In early 2020, Russian scientist Dr. Alexey Polonikov published a paper28 proposing glutathione plays a crucial role in the ability to respond to a COVID-19 infection. I discuss this further in “Glutathione Deficiency May Be Associated With COVID Severity.”
Mushrooms May Help Prevent Cognitive Decline
There are several strategies to help keep your cognitive function intact and eating mushrooms may be one of them. Mushrooms are widely available, relatively inexpensive, can be grown in your backyard and are suitable for a wide variety of uses in the kitchen. Adding them to your diet may be one of the simplest ways to help support your brain health.
Research published in the Journal of Alzheimer’s Disease29 found that adults who routinely ate two portions of mushrooms each week reduced their odds of mild cognitive impairment by 50%,30 which was independent of confounding factors such as high blood pressure, heart disease, age, alcohol and cigarette consumption and physical activity.31
The team was from the National University of Singapore. The researchers defined a portion as three-quarters of a cup and two portions as approximately one-half of a plate. These were meant as guidelines since the results demonstrated that even a small portion of mushrooms each week could be beneficial.
Study author Lei Feng, assistant professor in the department of psychological medicine at NUS, said in a news release, “This correlation is surprising and encouraging. It seems that a commonly available single ingredient could have a dramatic effect on cognitive decline.”32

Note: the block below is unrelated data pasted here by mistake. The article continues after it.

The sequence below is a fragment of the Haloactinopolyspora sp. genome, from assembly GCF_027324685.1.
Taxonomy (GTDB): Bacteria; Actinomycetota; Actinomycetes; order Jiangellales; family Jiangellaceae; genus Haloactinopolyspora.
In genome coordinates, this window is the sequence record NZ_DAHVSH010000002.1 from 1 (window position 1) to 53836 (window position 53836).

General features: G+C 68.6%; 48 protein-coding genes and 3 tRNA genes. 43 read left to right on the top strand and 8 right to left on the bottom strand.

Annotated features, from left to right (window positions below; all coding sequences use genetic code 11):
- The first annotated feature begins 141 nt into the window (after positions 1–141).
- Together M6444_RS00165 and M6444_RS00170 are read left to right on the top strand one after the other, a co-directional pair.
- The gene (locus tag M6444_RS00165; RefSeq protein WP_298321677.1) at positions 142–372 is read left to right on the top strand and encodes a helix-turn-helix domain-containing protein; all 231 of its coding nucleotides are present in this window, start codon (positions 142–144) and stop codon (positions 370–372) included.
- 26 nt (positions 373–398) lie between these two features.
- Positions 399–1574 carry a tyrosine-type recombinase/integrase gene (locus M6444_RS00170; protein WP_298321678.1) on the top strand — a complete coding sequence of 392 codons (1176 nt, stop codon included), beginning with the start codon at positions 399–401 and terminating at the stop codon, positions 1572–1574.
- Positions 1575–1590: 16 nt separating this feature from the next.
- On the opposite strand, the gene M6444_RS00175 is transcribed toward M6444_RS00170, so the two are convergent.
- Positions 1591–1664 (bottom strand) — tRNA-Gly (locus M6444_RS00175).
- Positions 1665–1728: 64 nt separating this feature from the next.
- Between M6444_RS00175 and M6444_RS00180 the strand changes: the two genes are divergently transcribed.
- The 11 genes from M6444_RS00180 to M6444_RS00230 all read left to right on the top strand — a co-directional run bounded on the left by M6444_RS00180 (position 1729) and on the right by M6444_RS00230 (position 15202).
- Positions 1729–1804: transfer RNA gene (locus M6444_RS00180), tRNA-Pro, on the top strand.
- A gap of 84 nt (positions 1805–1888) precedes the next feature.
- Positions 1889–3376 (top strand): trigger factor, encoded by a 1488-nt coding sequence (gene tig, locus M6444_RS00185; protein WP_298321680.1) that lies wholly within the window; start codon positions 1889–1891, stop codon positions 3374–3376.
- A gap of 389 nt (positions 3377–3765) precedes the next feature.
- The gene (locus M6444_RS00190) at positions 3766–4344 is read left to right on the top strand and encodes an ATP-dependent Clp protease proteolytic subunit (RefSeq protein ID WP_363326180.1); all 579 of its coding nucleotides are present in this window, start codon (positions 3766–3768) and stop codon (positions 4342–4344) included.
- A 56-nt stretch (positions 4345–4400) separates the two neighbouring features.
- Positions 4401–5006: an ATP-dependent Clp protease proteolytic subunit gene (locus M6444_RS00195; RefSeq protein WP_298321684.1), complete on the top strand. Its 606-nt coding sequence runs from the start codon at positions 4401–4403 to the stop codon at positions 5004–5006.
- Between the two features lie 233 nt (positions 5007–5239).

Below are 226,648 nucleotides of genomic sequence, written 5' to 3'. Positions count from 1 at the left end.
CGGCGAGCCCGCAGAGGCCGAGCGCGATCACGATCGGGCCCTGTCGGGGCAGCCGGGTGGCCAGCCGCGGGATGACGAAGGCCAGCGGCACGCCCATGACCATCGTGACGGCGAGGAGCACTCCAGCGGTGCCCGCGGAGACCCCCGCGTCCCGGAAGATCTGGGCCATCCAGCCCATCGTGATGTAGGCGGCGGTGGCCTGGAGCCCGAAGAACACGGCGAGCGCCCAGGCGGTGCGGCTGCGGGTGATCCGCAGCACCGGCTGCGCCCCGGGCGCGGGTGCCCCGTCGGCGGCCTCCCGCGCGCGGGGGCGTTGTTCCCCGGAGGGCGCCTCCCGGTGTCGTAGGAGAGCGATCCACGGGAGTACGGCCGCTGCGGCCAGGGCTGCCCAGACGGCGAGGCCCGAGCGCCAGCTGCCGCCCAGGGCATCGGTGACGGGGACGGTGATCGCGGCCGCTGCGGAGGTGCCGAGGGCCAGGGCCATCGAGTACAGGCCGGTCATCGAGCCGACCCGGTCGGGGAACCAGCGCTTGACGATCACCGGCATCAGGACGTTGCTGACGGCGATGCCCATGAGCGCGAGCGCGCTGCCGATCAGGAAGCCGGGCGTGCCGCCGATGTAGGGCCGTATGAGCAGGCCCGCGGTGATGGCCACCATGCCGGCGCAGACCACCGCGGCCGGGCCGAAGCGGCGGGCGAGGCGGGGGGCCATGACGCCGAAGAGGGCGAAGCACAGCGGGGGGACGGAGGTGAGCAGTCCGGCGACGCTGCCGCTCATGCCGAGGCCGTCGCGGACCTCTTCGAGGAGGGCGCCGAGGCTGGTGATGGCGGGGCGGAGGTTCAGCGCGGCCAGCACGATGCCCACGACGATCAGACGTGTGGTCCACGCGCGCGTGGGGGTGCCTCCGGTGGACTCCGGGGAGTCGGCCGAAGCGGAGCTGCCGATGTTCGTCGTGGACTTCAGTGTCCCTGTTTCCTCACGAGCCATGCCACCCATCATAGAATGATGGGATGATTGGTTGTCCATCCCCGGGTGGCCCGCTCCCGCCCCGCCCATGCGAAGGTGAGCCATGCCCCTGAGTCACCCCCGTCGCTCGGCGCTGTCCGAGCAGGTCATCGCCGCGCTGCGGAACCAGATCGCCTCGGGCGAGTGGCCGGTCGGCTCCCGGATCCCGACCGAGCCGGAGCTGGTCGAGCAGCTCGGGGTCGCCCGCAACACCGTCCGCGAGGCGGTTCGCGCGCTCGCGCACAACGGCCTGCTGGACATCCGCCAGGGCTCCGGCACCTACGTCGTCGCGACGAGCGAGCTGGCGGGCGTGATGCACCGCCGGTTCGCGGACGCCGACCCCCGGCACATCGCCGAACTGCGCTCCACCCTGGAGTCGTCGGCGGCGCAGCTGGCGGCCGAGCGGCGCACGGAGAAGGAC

The researchers measured mild cognitive impairment using neurological tests, extensive interviews, physical measurements and dementia rating. The study was performed in Singapore where the six commonly consumed mushrooms include golden, shiitake, oyster, dried and canned mushrooms, and white button mushrooms.
Ultimately, the researchers believe the reason the participants who ate two servings of mushrooms each week had a reduction in mild cognitive impairment came down to ergothioneine, which is found in each of the varieties included in the study.33
Choose Organic or Grow Your Own
While an afternoon searching for mushrooms may sound like fun, it’s vital to recognize the need for caution. There are no simple rules to distinguish the difference between toxic and edible mushrooms. In more than 95% of the cases, amateur mushroom hunters have misidentified a poisonous mushroom.34
The severity of the poisoning can vary, but the most toxic are from mushrooms containing Amanita phalloides.35 There is no antidote for amatoxin poisoning, so it is essential if you have any reason to suspect someone has ingested an amatoxin containing mushroom you do not wait for symptoms but seek immediate emergency treatment.
There are some medications that may help lessen the severity of the poison,36 but they are not always successful. The most famous of these lethal mushrooms is the death cap mushroom, which may kill more people each year than any other type of mushroom.37
It’s also important to choose organically grown mushrooms as the fungi easily absorb air and soil contaminants. Growing your own mushrooms is an excellent option and a far safer alternative than picking wild mushrooms.